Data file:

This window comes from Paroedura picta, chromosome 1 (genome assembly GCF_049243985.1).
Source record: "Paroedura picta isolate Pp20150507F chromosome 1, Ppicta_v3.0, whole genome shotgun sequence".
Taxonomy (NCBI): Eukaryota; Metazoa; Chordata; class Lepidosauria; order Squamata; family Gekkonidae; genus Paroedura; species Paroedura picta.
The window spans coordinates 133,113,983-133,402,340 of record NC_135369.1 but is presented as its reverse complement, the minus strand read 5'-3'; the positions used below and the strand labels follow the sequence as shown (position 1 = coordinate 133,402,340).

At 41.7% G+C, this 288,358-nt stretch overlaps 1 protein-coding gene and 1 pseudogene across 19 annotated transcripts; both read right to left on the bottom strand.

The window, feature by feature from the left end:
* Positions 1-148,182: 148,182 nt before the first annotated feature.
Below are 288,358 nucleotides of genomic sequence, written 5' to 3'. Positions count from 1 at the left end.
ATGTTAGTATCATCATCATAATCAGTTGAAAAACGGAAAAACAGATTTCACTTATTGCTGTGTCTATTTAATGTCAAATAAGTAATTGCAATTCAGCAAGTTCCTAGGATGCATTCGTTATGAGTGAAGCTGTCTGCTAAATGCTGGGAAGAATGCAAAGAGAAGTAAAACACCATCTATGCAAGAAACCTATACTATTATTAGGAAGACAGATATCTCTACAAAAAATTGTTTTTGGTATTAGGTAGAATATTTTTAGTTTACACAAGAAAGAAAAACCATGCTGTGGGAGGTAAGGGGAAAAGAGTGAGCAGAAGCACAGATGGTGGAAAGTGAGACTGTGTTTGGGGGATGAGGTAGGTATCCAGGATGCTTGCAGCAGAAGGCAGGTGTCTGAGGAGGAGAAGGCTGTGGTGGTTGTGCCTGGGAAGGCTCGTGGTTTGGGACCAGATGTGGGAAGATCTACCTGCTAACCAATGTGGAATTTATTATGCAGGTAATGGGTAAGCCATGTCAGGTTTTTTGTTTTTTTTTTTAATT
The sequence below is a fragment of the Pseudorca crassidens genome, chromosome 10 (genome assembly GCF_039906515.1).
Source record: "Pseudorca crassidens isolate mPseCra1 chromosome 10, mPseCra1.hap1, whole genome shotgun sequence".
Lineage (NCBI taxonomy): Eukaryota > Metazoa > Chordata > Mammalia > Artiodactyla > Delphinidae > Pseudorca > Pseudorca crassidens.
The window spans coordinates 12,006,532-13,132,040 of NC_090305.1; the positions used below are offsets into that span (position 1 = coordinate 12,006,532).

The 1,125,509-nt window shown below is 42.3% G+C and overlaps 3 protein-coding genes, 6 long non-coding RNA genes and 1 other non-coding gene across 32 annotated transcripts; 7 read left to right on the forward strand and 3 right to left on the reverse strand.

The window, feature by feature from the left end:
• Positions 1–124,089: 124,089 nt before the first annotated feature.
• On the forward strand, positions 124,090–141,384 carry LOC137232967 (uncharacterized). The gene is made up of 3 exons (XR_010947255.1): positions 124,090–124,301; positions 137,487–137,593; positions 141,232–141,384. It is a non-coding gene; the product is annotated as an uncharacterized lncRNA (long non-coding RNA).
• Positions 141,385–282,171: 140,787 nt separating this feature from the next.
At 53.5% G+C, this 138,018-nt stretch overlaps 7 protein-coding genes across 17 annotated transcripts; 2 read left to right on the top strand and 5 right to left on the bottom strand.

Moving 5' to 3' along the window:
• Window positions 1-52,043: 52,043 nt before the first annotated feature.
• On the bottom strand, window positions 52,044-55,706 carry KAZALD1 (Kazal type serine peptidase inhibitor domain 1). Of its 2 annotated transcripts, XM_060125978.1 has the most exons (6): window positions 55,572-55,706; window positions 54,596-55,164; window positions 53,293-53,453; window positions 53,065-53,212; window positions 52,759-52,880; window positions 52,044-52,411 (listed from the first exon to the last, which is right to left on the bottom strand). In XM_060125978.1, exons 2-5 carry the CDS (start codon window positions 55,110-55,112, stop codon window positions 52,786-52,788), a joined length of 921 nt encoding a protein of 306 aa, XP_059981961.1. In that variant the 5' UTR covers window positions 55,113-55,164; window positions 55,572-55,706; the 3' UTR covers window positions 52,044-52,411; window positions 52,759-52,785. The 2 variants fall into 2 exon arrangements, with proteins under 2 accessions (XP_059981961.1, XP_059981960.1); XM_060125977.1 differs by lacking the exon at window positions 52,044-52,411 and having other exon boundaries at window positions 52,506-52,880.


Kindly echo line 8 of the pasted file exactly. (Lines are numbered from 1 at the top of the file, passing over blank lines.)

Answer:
Below are 288,358 nucleotides of genomic sequence, written 5' to 3'. Positions count from 1 at the left end.